Dept. of Justice will Not Charge Officers in Freddie Gray Case

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Officer Caesar R. Goodson Jr., Officer Edward M. Nero, Officer Garrett E Miller (top L-R), Officer William G. Porter, Lt. Brian W. Rice, Sgt. Alicia D. White (bottom L-R),

The Baltimore Sun reported today that the U.S. Department of Justice will not move forward with charges against the officers in connection with the death of Freddie Gray.

Back when Loretta Lynch was the Attorney General of the United States in the Obama administration, she said that the department would look into criminal civil rights violations committed by the officers.  The current administration, under President Donald Trump and Attorney General Jeff Sessions, has deemed that no further action is warranted.

The Justice Department released a statement this evening explaining its decision:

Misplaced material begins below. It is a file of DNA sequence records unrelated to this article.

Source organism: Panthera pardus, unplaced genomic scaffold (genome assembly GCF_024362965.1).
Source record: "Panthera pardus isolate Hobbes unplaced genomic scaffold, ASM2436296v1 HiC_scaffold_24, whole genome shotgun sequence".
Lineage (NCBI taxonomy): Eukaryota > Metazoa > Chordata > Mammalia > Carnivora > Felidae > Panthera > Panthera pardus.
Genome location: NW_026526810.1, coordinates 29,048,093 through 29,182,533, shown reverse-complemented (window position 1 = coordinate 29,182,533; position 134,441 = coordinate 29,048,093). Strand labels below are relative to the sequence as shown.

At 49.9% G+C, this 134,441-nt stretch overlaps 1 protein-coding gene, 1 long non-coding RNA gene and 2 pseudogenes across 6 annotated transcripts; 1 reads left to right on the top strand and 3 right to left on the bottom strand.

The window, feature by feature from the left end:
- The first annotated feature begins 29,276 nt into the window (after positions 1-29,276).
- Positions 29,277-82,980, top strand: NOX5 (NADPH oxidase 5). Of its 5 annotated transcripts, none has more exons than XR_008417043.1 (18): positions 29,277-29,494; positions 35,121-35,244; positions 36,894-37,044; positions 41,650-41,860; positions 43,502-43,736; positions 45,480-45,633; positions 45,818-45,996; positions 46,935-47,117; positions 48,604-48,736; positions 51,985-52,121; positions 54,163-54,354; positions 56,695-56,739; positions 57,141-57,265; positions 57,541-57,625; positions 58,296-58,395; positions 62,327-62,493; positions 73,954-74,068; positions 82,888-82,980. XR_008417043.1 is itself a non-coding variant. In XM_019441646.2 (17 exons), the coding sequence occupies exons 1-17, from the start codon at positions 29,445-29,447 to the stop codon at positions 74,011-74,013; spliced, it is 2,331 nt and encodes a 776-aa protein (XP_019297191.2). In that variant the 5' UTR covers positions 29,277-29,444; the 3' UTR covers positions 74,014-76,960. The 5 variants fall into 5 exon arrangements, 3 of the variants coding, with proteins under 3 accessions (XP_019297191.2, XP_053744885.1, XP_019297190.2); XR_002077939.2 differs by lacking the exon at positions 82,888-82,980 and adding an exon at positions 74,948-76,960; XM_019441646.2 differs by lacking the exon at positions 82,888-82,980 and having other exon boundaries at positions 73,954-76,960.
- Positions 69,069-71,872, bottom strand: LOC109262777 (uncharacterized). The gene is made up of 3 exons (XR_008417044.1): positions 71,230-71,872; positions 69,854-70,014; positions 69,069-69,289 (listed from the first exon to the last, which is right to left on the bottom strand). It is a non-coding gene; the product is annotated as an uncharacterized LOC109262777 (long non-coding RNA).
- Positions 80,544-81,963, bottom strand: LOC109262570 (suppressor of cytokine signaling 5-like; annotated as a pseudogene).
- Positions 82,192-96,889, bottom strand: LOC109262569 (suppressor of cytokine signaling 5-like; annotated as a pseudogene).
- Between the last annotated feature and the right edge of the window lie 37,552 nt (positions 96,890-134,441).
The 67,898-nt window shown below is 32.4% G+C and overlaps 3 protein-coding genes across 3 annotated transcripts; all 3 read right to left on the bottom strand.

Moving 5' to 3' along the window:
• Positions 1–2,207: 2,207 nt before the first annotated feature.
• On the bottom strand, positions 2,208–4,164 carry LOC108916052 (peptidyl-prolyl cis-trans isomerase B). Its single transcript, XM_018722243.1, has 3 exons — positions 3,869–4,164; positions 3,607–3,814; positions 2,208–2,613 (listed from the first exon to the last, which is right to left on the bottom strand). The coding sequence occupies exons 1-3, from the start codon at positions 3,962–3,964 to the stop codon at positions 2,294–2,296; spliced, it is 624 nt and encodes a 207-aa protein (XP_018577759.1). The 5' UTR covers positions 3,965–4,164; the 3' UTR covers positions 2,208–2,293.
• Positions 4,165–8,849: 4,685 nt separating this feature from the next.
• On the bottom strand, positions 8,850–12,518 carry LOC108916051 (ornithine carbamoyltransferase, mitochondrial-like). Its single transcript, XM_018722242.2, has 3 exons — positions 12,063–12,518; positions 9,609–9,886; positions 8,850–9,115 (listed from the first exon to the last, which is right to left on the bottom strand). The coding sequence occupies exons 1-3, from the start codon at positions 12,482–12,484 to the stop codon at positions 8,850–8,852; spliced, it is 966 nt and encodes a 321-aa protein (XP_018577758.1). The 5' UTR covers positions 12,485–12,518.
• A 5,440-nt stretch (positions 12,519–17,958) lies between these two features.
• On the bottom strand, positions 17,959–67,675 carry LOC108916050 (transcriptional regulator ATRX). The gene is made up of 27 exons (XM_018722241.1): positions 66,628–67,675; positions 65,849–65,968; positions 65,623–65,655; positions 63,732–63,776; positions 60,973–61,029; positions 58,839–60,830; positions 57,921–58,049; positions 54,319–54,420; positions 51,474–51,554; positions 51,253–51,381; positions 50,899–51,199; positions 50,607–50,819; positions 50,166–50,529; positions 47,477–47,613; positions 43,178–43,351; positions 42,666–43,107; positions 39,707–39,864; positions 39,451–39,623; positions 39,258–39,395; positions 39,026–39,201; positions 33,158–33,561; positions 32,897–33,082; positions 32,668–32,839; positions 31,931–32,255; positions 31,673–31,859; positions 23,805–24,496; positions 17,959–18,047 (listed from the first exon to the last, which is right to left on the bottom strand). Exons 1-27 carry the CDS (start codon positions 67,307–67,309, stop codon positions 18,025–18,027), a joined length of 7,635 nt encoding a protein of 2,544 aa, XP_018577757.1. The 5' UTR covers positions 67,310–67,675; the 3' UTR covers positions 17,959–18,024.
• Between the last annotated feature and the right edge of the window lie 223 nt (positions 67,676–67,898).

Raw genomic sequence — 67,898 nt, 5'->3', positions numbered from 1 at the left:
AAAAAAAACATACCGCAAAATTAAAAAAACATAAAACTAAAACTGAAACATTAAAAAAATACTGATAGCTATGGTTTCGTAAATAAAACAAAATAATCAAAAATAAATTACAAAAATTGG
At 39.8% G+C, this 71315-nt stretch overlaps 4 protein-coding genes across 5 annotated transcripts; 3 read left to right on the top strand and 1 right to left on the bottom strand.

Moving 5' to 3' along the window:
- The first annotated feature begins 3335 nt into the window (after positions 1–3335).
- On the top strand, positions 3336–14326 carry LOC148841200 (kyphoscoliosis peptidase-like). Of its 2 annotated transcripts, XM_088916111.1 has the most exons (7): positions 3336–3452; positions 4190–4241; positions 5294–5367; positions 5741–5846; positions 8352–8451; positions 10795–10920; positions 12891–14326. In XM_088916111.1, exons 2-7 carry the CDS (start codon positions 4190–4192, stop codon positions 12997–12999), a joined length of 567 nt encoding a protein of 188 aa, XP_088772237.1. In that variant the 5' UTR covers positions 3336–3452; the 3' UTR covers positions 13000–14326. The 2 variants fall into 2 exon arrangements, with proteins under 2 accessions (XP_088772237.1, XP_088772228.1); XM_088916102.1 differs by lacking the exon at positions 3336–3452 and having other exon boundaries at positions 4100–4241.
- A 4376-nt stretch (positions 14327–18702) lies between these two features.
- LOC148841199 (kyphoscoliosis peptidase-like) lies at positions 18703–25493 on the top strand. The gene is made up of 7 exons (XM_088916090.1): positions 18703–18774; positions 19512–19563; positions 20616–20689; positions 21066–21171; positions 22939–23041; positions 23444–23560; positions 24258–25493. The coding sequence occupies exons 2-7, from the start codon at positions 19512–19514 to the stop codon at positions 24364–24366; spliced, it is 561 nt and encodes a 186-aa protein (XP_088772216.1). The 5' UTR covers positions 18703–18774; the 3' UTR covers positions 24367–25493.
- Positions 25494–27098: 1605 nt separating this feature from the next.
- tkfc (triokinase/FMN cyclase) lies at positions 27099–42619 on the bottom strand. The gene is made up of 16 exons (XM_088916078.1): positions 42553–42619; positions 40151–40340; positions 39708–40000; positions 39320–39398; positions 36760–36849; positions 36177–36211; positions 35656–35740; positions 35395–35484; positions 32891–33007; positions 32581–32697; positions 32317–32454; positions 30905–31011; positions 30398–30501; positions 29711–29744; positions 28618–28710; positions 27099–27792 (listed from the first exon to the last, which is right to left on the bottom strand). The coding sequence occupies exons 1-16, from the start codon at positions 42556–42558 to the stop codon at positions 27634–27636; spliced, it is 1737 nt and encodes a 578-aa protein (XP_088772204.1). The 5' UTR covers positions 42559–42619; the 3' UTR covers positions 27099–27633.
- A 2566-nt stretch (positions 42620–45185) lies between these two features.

After an extensive review of this tragic event, conducted by career prosecutors and investigators, the Justice Department concluded that the evidence is insufficient to prove beyond a reasonable doubt that Officer Caesar Goodson, Officer William Porter, Officer Garrett Miller, Officer Edward Nero, Lieutenant Brian Rice, or Sergeant Alicia White willfully violated Gray’s civil rights. Accordingly, the investigation into this incident has been closed without prosecution.

The officers, who were indicted by the state of Maryland, were not convicted. Three officers were acquitted, one officer’s case resulted in a hung jury and charges against two of the officers were dropped.

Public disciplinary trials for five of the officers are scheduled for this fall and winter. The Justice Department and the Baltimore Police Department have entered into a consent decree to reform the police department.

Congressman Dutch Ruppersberger, Congressman John Sarbanes, and Senator Ben Cardin issued a statement expressing disappointment with the DOJ’s decision.